…and not because the lenses and control dials are round.
[Tongue in cheek] The phases of equipment euphoria go something like this:
Absolute newbie: Buys the sexiest, smallest point and shoot they can find. Then gets frustrated that it’s slow or the pictures look horrible in low light.
Modern alternative: Cameraphone.
Beginning hobbyist: Upgrades to a prosumer thing, the more buttons and dials the better; a longer zoom is just a bonus, as is if it looks like a DSLR – take that Nikon thingy with the 24-1000mm lens, for instance. 1000mm!
Amateur: A DSLR is a must. But why bother with the SLR bit if you’re going to hold it at arms’ length and use live view?
Serious amateur: A bigger, more serious DSLR. Maybe the same one as before, but with a battery grip and telephoto lens. Carries it around everywhere they go, complete with backpack containing 1001 other ‘essentials’ such as cleaning supplies, chargers, spare tripod heads, etc. Given a few years, will develop into an aspiring pro.
Semi-pro: An anomaly: may just use whatever midrange DSLR is given by their company, or use serious amateur gear.
Aspiring pro: Always has the latest and greatest; a pair of pro bodies, full set of f2.8 zooms and f1.4 primes, carbon fiber tripods, and…no work to pay for it all.
Pro: Only carries what they need; usually a matched pair of bodies for redundancy, with one lens each, and maybe a flash. No superfluous gear, because they know how much of a pain it is to carry. After several years, will develop a pronounced lean towards the shoulder that carries the spare body and a stoop from carrying 5kg around their necks.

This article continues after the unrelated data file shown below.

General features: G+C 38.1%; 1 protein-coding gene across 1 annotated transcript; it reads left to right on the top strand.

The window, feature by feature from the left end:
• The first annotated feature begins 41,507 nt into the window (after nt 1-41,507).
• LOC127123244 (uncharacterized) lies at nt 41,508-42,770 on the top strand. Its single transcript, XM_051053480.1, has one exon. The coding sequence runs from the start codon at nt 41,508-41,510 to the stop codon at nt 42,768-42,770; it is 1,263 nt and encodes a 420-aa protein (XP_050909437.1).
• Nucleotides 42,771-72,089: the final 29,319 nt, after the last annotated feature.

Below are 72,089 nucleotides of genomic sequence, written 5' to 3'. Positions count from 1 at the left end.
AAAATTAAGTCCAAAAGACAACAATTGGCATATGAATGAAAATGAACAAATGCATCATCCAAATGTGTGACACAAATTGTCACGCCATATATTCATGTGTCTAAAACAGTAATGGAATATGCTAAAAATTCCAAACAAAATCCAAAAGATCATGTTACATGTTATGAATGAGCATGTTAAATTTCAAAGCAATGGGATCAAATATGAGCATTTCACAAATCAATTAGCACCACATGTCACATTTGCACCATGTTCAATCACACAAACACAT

Old hand: May or may not have been a pro, but now forced to sell some or all of their gear to cover chiropractor bills and divorce settlement after wife got ignored on too many holidays in favor of sunsets and sunrises and magic hour reflections; still can’t quite let go of the photography bug, so they look for the lightest thing they can find that just manages to do the job, but at the same time not require eating ramen or baked beans for a year.
And guess what: we’re right back where we started.
Now, you’re probably wondering why I’ve got photos of all of this gear: at some point or other, I went through it. Read carefully, and seriously, learn from my costly mistakes before you have both a bad back and an empty wallet. You have been warned. MT